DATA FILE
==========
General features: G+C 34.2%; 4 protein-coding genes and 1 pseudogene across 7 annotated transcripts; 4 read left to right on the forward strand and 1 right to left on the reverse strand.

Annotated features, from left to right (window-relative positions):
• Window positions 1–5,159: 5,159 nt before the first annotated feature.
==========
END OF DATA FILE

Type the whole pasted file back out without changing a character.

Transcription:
General features: G+C 34.2%; 4 protein-coding genes and 1 pseudogene across 7 annotated transcripts; 4 read left to right on the forward strand and 1 right to left on the reverse strand.

Annotated features, from left to right (window-relative positions):
• Window positions 1–5,159: 5,159 nt before the first annotated feature.